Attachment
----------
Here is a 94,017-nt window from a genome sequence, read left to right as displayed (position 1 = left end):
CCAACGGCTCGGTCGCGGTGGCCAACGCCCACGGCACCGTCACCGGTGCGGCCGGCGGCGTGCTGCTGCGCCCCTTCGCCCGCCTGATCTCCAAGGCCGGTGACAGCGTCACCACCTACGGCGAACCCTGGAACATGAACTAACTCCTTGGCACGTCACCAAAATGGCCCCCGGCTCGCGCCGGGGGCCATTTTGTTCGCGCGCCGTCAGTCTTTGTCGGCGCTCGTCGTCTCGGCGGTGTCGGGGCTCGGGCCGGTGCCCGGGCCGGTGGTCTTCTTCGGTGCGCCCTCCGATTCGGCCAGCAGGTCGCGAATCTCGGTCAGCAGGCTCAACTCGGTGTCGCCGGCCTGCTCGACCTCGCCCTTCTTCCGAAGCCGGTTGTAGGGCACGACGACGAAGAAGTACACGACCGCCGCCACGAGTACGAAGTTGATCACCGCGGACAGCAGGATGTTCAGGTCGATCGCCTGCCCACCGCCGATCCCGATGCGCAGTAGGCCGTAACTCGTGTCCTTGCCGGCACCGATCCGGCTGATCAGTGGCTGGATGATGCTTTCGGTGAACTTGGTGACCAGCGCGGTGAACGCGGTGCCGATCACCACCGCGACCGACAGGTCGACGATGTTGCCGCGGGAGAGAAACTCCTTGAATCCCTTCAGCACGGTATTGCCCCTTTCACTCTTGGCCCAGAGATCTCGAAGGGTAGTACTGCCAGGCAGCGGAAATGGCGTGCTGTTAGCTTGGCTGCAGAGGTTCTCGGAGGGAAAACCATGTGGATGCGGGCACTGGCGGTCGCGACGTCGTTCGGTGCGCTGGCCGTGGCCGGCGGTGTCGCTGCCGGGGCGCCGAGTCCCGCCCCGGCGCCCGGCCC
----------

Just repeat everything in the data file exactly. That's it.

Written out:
Here is a 94,017-nt window from a genome sequence, read left to right as displayed (position 1 = left end):
CCAACGGCTCGGTCGCGGTGGCCAACGCCCACGGCACCGTCACCGGTGCGGCCGGCGGCGTGCTGCTGCGCCCCTTCGCCCGCCTGATCTCCAAGGCCGGTGACAGCGTCACCACCTACGGCGAACCCTGGAACATGAACTAACTCCTTGGCACGTCACCAAAATGGCCCCCGGCTCGCGCCGGGGGCCATTTTGTTCGCGCGCCGTCAGTCTTTGTCGGCGCTCGTCGTCTCGGCGGTGTCGGGGCTCGGGCCGGTGCCCGGGCCGGTGGTCTTCTTCGGTGCGCCCTCCGATTCGGCCAGCAGGTCGCGAATCTCGGTCAGCAGGCTCAACTCGGTGTCGCCGGCCTGCTCGACCTCGCCCTTCTTCCGAAGCCGGTTGTAGGGCACGACGACGAAGAAGTACACGACCGCCGCCACGAGTACGAAGTTGATCACCGCGGACAGCAGGATGTTCAGGTCGATCGCCTGCCCACCGCCGATCCCGATGCGCAGTAGGCCGTAACTCGTGTCCTTGCCGGCACCGATCCGGCTGATCAGTGGCTGGATGATGCTTTCGGTGAACTTGGTGACCAGCGCGGTGAACGCGGTGCCGATCACCACCGCGACCGACAGGTCGACGATGTTGCCGCGGGAGAGAAACTCCTTGAATCCCTTCAGCACGGTATTGCCCCTTTCACTCTTGGCCCAGAGATCTCGAAGGGTAGTACTGCCAGGCAGCGGAAATGGCGTGCTGTTAGCTTGGCTGCAGAGGTTCTCGGAGGGAAAACCATGTGGATGCGGGCACTGGCGGTCGCGACGTCGTTCGGTGCGCTGGCCGTGGCCGGCGGTGTCGCTGCCGGGGCGCCGAGTCCCGCCCCGGCGCCCGGCCC